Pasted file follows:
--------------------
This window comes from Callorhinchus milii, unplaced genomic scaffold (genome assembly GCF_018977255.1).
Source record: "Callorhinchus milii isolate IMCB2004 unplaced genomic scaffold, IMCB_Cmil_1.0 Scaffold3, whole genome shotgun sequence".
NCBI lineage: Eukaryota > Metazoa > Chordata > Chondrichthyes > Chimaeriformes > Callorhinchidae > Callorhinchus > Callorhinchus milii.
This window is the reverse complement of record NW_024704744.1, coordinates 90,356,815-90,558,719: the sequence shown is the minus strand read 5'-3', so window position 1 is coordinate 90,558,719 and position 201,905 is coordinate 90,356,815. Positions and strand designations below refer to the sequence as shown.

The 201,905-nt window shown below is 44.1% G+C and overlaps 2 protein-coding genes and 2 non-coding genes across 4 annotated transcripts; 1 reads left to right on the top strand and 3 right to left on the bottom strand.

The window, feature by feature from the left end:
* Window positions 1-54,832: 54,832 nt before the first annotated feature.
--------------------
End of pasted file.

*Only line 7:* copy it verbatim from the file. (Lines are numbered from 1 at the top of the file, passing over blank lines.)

* Window positions 1-54,832: 54,832 nt before the first annotated feature.